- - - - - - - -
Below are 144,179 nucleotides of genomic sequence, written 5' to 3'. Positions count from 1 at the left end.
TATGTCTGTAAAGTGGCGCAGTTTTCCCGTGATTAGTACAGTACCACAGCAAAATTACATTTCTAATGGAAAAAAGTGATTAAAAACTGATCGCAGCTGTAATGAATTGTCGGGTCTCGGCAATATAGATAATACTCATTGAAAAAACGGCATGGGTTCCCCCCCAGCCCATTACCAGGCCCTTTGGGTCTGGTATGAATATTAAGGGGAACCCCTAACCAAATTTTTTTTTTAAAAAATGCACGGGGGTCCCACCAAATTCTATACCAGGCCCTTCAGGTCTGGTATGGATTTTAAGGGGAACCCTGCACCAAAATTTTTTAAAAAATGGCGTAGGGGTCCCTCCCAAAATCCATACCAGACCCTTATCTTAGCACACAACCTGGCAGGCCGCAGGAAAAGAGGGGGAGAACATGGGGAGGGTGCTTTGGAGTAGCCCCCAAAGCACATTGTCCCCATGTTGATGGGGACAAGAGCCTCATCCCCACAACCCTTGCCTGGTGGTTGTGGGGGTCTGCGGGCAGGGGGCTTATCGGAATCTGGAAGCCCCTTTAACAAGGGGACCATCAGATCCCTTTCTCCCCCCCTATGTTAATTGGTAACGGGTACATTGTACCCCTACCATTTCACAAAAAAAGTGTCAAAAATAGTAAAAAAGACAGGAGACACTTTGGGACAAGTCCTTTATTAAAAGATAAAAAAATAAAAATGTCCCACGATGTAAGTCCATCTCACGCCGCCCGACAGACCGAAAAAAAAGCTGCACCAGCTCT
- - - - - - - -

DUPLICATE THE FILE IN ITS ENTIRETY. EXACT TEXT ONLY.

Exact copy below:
Below are 144,179 nucleotides of genomic sequence, written 5' to 3'. Positions count from 1 at the left end.
TATGTCTGTAAAGTGGCGCAGTTTTCCCGTGATTAGTACAGTACCACAGCAAAATTACATTTCTAATGGAAAAAAGTGATTAAAAACTGATCGCAGCTGTAATGAATTGTCGGGTCTCGGCAATATAGATAATACTCATTGAAAAAACGGCATGGGTTCCCCCCCAGCCCATTACCAGGCCCTTTGGGTCTGGTATGAATATTAAGGGGAACCCCTAACCAAATTTTTTTTTTAAAAAATGCACGGGGGTCCCACCAAATTCTATACCAGGCCCTTCAGGTCTGGTATGGATTTTAAGGGGAACCCTGCACCAAAATTTTTTAAAAAATGGCGTAGGGGTCCCTCCCAAAATCCATACCAGACCCTTATCTTAGCACACAACCTGGCAGGCCGCAGGAAAAGAGGGGGAGAACATGGGGAGGGTGCTTTGGAGTAGCCCCCAAAGCACATTGTCCCCATGTTGATGGGGACAAGAGCCTCATCCCCACAACCCTTGCCTGGTGGTTGTGGGGGTCTGCGGGCAGGGGGCTTATCGGAATCTGGAAGCCCCTTTAACAAGGGGACCATCAGATCCCTTTCTCCCCCCCTATGTTAATTGGTAACGGGTACATTGTACCCCTACCATTTCACAAAAAAAGTGTCAAAAATAGTAAAAAAGACAGGAGACACTTTGGGACAAGTCCTTTATTAAAAGATAAAAAAATAAAAATGTCCCACGATGTAAGTCCATCTCACGCCGCCCGACAGACCGAAAAAAAAGCTGCACCAGCTCT